Monday, October 14, 2013

"The Wire" is part of the problem (Part II)

In her brilliant response to my post on "The Wire," DePaul University English professor Marcy Dinius states:
I don't think "The Wire" wants to represent either The Post-Industrial American City or Baltimore as "recovered and vibrant." (Sometimes Baltimore is the representative post-industrial American city in the show; sometimes it's specifically unique, it's own fucked up place--a specific kind of late-capitalism mid-Atlantic pride that I find both appalling and charming.)...To put it another way, I think the show leaves The City (or maybe just Baltimore) as the one institution that isn't beyond saving, but that may only persist on its own mysterious terms--much like the ecosystem of Walden that Thoreau observes working without human interference. Both get awfully close to implying a reversion to laissez-faire naturalism as the solution to all of these complex man-made problems (Thoreau outright declares this; "The Wire" I think is much more cagey, again, in irresponsible ways).
Yes, I had incorrectly generalized from the rapid, broad sweeping gentrification experienced in Washington, DC, and many other cities, such as New York, San Francisco, Seattle, and, internationally, Berlin, Budapest, Rio de Janeiro, etc. Gentrifying cities have long existed simultaneously with declining cities, most iconically Detroit, and gentrification has existed within declining cities. In "The Wire," Baltimore functions much more as a Detroit-like city, presented as stuck in cynical corrupt world of interrelated declining institutions -- city government, the media, unions, schools, and the police.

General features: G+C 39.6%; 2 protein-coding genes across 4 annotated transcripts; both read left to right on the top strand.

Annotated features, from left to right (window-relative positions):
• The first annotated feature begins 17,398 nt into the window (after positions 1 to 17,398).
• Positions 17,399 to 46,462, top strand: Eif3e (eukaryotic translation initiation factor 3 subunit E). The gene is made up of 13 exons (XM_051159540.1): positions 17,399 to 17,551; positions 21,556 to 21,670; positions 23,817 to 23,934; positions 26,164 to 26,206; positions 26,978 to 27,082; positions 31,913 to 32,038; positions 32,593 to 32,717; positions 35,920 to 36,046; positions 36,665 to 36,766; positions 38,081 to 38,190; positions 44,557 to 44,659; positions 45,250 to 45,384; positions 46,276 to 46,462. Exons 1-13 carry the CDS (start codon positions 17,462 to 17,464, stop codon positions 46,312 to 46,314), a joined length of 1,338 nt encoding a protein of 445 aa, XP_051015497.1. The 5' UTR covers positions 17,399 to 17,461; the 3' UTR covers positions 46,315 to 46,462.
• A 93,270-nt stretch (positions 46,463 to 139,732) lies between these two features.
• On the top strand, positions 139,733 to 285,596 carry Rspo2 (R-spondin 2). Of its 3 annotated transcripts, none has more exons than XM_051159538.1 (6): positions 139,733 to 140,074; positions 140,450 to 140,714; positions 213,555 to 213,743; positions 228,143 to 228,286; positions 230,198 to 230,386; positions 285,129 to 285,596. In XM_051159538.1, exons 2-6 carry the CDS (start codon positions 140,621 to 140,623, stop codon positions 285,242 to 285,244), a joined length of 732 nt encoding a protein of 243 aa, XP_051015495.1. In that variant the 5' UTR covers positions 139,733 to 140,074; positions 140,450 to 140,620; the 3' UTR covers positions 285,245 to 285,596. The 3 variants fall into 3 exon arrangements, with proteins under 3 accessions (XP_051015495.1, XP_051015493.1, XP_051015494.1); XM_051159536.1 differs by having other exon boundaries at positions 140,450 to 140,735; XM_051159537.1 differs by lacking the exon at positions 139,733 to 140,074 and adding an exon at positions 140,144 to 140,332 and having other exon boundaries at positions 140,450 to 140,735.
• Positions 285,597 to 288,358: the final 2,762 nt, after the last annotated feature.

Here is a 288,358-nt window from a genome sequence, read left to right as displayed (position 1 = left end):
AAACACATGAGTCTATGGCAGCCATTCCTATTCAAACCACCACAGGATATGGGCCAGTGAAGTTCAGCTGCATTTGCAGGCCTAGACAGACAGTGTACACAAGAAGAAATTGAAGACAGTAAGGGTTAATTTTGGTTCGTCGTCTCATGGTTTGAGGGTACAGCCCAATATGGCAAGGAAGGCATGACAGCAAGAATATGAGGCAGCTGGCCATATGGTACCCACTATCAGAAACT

Yet, these iconic cities of American decline play an important ideological role. To set the stage, the show begins with the absolute icon of American decline: the public housing project. Why start with a public housing project? The public housing project sets into motion a narrative that somehow everyone seems to know, even if they have never seen a public housing project:  public housing has been and will always be a failure. As someone who commented on a previous post: "Public Housing in the US has largely failed because it failed to maintain housing for the middle class. Any housing (public or private) that only concentrates poverty in a single location is bound to fail. Extreme concentrations of poverty are bound to be problematic." In a just published article "Putting the 'public' back in affordable housing," my colleague Mason sociology professor Tony Samara along with his co-authors have criticized this myth of concentrated poverty, which bizarrely ascribes to the poor and the physical buildings they live in "an impressive ability to degrade entire cities." On the flip side, according to the ridiculous politics of respectability, teens can save entire cities just by pulling up their pants:

The myth of concentrated poverty and the supposed failure of public housing fit within today's conventional narrative about cities and their supposed failed pasts. "The Wire" does not present real public housing residents and their actual lives, which then reinforces these myths. As someone just wrote in the comment section:
The most legitimate criticism I have heard regard The Wire comes from [Yale University sociology professor] Elijah Anderson, who notes the lack of "regular folk" in the show. Nearly everyone in the show is a cop, drug dealer, or corrupt in some way; you very rarely see the "average" person living in the neighborhood, working, and trying to make it through. There are a few exceptions - a witness who gets murdered, the neighborhood improving when Bunny tries a drug legalization program. I suspect Simon [the show's producer] would say that's because it is, at the end of the day, a TV show, and average people aren't all that interesting. 
So, while "The Wire" is an improvement over previous tv shows and shows how problems are deeply interconnected, its focus on corruption and stereotypes reinforces today's conventional myths about cities like DC, about public housing, and about what cities went through in the 1970s, 1980s, and 1990s.

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